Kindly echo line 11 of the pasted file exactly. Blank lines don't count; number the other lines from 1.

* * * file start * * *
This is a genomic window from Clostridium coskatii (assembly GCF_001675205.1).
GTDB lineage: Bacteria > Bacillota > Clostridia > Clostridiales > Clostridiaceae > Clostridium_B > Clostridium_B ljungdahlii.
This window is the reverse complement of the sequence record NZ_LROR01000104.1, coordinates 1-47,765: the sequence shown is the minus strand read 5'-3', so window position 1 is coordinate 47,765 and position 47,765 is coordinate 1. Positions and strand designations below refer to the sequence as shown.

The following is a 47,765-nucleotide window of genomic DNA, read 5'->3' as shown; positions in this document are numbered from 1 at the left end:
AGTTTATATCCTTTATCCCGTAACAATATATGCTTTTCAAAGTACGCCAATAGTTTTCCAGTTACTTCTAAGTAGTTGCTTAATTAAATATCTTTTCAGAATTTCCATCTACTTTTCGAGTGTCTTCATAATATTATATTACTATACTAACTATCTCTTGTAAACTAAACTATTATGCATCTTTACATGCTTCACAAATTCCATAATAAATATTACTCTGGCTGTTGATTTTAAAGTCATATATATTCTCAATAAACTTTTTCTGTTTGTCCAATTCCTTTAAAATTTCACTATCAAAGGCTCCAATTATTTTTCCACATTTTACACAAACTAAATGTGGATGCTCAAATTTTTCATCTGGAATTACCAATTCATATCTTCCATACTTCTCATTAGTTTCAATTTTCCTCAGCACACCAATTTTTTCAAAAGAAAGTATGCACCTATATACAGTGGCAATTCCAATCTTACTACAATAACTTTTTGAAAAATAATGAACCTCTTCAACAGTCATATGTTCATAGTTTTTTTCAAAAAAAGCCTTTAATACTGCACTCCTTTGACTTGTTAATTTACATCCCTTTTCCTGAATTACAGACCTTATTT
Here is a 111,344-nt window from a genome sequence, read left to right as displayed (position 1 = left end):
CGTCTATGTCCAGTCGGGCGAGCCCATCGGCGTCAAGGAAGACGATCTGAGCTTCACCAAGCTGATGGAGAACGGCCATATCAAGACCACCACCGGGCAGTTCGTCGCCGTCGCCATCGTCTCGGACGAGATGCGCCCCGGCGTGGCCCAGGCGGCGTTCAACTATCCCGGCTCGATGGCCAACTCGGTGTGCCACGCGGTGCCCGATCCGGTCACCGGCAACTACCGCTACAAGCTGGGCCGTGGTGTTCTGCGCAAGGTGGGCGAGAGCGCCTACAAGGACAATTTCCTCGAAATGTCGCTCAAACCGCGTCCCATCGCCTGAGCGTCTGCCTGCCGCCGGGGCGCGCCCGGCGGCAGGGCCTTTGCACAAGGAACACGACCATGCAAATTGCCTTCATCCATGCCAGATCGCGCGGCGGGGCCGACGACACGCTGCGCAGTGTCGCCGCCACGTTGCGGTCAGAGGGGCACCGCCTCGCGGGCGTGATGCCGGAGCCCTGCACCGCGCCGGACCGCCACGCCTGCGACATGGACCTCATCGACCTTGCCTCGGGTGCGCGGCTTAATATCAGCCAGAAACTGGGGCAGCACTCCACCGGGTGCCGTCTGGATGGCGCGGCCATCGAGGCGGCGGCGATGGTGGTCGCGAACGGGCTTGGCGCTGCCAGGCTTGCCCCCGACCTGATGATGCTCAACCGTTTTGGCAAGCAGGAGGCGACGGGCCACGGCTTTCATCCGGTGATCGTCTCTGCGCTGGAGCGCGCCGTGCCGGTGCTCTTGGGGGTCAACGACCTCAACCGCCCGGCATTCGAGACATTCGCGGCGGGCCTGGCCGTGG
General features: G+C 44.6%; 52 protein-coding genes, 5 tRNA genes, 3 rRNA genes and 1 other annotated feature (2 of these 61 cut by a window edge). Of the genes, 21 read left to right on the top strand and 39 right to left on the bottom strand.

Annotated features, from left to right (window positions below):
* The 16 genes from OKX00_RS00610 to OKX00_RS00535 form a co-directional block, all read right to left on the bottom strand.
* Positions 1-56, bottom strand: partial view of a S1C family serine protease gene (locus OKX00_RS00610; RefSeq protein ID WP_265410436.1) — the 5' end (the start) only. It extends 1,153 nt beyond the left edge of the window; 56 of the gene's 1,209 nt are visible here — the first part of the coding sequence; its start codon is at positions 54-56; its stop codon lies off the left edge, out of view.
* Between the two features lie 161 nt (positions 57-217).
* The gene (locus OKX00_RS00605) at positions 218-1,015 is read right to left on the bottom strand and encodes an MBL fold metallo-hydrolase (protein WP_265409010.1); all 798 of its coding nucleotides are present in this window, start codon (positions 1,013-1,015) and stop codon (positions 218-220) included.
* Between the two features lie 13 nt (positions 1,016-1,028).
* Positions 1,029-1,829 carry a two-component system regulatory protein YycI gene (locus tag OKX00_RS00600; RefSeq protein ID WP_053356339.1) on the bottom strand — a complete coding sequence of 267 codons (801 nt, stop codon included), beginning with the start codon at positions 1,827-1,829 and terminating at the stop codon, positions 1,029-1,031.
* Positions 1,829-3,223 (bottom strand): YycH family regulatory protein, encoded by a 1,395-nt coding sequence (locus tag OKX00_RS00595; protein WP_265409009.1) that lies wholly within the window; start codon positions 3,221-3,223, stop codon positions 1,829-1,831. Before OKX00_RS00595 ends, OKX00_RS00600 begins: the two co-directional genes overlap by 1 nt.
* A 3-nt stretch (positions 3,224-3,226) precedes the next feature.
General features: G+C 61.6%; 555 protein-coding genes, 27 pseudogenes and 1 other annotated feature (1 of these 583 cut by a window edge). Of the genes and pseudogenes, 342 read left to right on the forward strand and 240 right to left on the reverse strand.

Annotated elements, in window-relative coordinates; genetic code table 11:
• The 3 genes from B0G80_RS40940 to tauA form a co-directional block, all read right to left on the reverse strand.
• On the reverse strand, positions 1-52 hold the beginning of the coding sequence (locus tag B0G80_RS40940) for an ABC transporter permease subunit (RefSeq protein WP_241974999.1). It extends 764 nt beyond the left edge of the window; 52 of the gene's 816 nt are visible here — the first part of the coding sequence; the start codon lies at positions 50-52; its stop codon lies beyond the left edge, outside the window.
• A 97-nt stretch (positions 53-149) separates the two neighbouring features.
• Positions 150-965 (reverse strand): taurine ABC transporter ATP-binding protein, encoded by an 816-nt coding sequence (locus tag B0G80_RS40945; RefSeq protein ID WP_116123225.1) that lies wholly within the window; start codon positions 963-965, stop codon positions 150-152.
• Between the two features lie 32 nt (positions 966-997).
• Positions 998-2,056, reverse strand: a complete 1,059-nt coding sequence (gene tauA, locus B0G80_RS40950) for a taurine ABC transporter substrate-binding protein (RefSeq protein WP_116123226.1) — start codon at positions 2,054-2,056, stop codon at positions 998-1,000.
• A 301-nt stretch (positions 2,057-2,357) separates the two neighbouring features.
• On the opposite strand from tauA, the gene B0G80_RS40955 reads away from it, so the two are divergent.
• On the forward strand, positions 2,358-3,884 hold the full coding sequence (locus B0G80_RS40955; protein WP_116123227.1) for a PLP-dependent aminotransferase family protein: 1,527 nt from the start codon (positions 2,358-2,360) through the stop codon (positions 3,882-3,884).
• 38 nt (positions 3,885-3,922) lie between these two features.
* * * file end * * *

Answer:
* Positions 1-56, bottom strand: partial view of a S1C family serine protease gene (locus OKX00_RS00610; RefSeq protein ID WP_265410436.1) — the 5' end (the start) only. It extends 1,153 nt beyond the left edge of the window; 56 of the gene's 1,209 nt are visible here — the first part of the coding sequence; its start codon is at positions 54-56; its stop codon lies off the left edge, out of view.